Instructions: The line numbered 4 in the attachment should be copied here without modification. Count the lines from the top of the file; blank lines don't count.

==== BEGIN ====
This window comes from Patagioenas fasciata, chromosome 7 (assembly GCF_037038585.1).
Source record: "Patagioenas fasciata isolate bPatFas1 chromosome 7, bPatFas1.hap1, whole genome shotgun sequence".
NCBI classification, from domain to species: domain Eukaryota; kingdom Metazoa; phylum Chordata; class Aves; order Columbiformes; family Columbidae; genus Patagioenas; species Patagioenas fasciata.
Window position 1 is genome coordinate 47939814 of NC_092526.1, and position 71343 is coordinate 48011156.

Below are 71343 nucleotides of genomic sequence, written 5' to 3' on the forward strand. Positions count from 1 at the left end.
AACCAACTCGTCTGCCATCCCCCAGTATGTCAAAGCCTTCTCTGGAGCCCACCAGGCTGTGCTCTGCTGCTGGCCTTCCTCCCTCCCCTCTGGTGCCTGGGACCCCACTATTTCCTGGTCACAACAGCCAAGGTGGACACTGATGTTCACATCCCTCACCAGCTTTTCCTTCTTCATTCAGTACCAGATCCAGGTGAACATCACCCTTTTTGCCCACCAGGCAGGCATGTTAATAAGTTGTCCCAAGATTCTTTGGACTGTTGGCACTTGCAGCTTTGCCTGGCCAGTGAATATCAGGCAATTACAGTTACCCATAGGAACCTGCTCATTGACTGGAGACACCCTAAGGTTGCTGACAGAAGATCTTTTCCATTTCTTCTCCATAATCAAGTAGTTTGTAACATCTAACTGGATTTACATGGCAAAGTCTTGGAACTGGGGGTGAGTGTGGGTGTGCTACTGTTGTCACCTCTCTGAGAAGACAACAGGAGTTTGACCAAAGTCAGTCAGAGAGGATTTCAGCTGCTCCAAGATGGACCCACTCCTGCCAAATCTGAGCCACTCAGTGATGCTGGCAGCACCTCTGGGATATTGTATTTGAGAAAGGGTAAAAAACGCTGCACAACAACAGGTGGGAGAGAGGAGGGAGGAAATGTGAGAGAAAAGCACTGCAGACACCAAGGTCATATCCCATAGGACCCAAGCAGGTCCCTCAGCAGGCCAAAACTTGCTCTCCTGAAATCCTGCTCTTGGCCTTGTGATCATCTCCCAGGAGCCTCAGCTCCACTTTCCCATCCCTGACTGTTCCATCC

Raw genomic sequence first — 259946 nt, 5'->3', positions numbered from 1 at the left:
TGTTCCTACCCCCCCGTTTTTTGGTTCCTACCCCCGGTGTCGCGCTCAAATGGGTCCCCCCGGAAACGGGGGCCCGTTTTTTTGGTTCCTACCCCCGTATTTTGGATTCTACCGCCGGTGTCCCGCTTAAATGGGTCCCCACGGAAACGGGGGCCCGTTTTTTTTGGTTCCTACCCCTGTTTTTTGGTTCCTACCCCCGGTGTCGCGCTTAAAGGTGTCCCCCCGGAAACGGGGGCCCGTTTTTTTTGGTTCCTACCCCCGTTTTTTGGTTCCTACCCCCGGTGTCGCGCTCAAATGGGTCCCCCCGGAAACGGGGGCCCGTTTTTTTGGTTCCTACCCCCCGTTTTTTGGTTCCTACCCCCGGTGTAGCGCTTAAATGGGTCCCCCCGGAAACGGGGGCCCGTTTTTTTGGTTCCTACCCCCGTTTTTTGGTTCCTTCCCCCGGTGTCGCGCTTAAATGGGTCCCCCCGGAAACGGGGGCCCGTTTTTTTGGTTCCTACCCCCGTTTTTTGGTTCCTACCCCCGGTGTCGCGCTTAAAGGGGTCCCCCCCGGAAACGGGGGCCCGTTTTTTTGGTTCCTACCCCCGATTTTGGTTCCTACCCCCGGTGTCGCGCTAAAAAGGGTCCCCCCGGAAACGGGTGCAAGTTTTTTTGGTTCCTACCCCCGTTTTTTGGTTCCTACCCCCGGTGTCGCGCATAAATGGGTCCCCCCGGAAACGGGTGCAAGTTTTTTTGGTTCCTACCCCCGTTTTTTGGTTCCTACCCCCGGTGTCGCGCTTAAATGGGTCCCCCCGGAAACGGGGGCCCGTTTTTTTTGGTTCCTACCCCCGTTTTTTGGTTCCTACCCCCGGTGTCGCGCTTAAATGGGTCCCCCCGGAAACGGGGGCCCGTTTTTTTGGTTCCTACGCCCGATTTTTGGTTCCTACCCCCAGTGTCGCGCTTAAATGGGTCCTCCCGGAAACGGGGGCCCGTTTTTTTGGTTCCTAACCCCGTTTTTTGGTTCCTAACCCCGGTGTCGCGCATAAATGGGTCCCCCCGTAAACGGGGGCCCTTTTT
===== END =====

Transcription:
Window position 1 is genome coordinate 47939814 of NC_092526.1, and position 71343 is coordinate 48011156.